When mounting a foot forward winch, the winch presses up against the mounting plate. Essentially, the force from the winch is transferred to the mounting plate. With a foot forward winch, the hawse bolts or fairlead line up with the lower winch mounting holes.
It is a little trickier to install than a foot-down winch because you need to hold the winch in place to start the bolts. Most winch installation experts advise installing the winch on the bumper first and then installing the bumper to your car.
In this winch configuration, the winch bolts to a horizontal mount. The crucial element in this configuration is the bolts. Mounting bolts need to be properly torqued to provide ample clamping pressure to keep the winch from moving.
The winch bolts used in this configuration receive shear forces, so if they’re loose, they’ll:
- Let the winch case twist and crack
- Break off
In a foot-down mounting option, there are no holes to bolt the fairlead to the winch. Instead, this security is taken care of by the winch bumper or mounting plate. When installing the winch bumper, ensure the fairlead is installed first to ensure you can access the mounting hardware.
Generally, they are a little easier to mount compared to foot-forward winch configurations.
Foot Down/ Foot Forward
A winch like the Warn M8000 has options for both configurations. The provision makes it easier to mount a winch.
Remember, whatever position you choose, there will be pros and cons.
Foot Forward and Foot Down
Technically, the foot forward and foot down configuration is a foot-forward configuration but with extra mounting. Usually, a large foot forward and foot down winch comes with six mounting bolts. 4 bolts are for foot forward mounting while two are for the foot down position.
Note: you cannot operate such a winch with foot-down mounts alone. The casing and the bolts aren’t strong enough to support the force exerted by heavy-duty hauling.
We’ll not get into the mounting details as it’s simply securing bolts onto the holes on the winch plate and four more from the winch plate to the bumper or frame of your car.
Most winches or winch plates come equipped with mounting hardware. However, if you get one that doesn’t, play it safe and get some at your local hardware store. Grade 8 hardware is the best. They are the ones with six radial lines on the head and often have a gold color from zinc plating.
Most winches you’ll come across today are electric. Some are hydraulic, but they rarely have recreational applications.
Before we proceed, remember, that electric winches are power-hungry. So if you’ll be using your car’s battery as the power source, keep the car running to keep the battery from draining. Also, experts recommend putting your car in neutral and raising the RPMs to boost the alternator and compensate for the power the winch uses.
As you wire your winch, ensure you have a 440 cranking battery and a 60 amp alternator.
- Connect the positive wire (often red) to the positive post on the winch.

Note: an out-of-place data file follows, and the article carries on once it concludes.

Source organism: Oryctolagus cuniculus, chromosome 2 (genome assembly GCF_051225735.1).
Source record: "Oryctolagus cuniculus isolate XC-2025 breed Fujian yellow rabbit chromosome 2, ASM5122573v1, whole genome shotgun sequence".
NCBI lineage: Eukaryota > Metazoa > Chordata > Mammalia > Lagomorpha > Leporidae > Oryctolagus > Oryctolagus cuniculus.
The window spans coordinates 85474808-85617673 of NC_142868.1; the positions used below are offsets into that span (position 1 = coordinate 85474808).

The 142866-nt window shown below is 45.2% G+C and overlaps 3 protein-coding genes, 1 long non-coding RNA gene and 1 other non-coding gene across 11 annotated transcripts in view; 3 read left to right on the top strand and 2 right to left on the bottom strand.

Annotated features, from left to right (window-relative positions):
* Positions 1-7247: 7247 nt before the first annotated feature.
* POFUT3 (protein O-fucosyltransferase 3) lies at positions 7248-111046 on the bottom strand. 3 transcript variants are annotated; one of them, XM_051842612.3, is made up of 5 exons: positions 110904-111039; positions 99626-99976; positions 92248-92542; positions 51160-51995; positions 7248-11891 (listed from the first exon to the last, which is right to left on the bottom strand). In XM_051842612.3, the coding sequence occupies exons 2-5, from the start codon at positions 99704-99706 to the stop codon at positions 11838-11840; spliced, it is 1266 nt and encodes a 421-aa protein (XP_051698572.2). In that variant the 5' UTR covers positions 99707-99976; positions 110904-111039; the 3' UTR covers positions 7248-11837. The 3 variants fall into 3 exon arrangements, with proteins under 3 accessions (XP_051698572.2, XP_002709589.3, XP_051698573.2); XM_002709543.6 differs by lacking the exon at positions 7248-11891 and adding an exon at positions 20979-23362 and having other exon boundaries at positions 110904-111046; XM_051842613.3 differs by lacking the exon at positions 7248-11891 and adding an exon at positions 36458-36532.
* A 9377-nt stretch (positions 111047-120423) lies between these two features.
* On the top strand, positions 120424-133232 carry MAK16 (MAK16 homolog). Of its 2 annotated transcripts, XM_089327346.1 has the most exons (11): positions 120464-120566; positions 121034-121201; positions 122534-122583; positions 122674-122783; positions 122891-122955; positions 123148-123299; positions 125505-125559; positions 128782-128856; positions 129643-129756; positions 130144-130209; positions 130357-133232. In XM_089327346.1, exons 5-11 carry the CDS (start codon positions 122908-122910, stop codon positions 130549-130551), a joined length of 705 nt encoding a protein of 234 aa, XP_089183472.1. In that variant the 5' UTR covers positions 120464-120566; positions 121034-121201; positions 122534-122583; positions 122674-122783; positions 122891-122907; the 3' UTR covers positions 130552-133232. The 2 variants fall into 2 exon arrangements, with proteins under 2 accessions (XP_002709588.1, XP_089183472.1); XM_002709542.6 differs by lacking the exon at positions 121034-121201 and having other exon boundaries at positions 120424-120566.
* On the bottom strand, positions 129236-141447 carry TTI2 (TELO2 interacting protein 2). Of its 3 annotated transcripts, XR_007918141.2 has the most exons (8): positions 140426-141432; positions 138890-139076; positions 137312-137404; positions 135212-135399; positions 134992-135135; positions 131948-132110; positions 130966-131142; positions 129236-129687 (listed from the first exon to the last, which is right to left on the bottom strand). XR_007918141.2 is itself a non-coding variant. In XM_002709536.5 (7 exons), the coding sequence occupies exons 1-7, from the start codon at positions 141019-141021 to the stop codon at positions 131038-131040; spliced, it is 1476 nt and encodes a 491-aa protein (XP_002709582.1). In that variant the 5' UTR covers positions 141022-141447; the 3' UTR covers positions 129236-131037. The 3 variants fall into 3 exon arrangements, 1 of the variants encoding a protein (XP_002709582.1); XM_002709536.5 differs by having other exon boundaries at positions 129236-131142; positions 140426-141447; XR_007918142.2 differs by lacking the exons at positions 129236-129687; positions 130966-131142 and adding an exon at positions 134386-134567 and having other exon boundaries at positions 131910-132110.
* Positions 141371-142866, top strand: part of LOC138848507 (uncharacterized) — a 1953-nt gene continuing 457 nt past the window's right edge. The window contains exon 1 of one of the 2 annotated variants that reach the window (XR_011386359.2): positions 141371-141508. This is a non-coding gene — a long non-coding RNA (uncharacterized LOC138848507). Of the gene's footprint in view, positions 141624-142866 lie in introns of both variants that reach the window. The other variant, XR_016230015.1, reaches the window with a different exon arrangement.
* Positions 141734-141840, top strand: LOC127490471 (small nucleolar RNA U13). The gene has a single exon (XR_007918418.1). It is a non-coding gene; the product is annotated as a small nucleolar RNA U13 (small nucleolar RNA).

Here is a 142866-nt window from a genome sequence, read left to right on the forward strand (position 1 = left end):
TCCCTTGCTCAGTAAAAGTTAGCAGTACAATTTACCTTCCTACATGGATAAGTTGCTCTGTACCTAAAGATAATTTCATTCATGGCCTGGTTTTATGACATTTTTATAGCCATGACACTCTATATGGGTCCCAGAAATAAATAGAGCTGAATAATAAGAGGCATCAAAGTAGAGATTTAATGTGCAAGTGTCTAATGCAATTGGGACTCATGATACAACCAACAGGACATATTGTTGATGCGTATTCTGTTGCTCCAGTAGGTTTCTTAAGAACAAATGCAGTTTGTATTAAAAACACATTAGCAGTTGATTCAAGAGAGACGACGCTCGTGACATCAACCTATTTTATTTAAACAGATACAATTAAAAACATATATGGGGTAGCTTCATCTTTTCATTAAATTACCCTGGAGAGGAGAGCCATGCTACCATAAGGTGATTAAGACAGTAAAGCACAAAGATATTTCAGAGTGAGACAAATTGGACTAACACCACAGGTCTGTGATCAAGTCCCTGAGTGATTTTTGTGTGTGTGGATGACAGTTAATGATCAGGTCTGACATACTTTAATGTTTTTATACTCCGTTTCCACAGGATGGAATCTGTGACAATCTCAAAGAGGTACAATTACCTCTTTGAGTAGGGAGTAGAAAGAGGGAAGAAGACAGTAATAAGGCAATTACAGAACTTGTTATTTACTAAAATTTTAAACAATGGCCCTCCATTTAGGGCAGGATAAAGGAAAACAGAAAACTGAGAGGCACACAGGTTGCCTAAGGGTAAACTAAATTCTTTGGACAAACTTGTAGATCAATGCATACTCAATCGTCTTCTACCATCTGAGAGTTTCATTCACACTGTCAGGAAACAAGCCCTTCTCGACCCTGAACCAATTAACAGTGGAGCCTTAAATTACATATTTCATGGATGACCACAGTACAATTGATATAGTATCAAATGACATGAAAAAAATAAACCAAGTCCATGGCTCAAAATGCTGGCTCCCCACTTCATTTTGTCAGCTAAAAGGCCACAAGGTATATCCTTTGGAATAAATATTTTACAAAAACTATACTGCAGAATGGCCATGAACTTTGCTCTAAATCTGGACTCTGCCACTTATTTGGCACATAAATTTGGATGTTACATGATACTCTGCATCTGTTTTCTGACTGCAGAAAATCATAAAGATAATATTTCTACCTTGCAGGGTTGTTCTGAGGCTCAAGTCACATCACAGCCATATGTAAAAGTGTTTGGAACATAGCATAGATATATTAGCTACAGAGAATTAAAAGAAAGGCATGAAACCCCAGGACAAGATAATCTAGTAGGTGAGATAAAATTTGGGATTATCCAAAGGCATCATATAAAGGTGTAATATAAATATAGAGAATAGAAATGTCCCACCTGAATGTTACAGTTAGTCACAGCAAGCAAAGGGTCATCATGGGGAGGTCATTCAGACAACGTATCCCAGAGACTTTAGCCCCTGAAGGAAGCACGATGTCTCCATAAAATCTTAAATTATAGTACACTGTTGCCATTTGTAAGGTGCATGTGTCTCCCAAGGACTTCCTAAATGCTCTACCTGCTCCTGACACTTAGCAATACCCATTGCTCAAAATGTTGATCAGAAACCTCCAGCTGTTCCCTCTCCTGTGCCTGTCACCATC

- Connect the negative wire (either brown or black) to the ground post on the winch
- After you connect the wires, run them to the engine compartment
- Ensure the wires are safely away from heating sources or spots they can get pinched or rubbed
- Connect the positive wire from the winch to the positive post on the car’s battery. If your winch doesn’t have an in-line fuse, consider installing one.
- Connect the negative wire to the negative post on your car’s battery
At this stage, you’ll be done. But if you only want to carry the mount when going off-road, consider installing a quick disconnect. If you choose to have this option, use the same gauge wires on the battery as those the manufacturer supplied.
Before you use the new winch, you should pretension the winch line. This ensures the winch line is even and tightly wound on the winch drum. This prevents damage to the winch line. Don’t assume the factory did it under tension if the winch came with the rope already wound on the drum.
To do this, take your car to an open and flat area to re-spool under a load. Disengage the winch clutch lever and unwind the line leaving only seven or ten wraps on the drum. Pull the line ahead of the car and hook it to an anchor.
Lock the winch clutch and with the vehicle running, start winching while slightly braking to increase resistance. Alternatively, you could winch up a gentle hill. The goal is to have between 500 and 1,000 pounds of force on the winch line. A
As the drum is winding, guide the line making sure to remain a safe distance away from the drum. You can stop winching when you have about 6 feet of rope left. Disconnect the winch from the anchor, grab your hook strap and slowly spool the remaining line.
As you do this, have your gloves on, spool slowly, and keep your hands away from the fairlead (we cannot stress this enough).
I’m Ruiru Kibet, an avid writer and techie that has taken a keen interest in offroading. As I explore nature and troubleshoot with different offroad products and techniques, I’ll share them with you. The goal is dumb it down and help you experience the best of nature.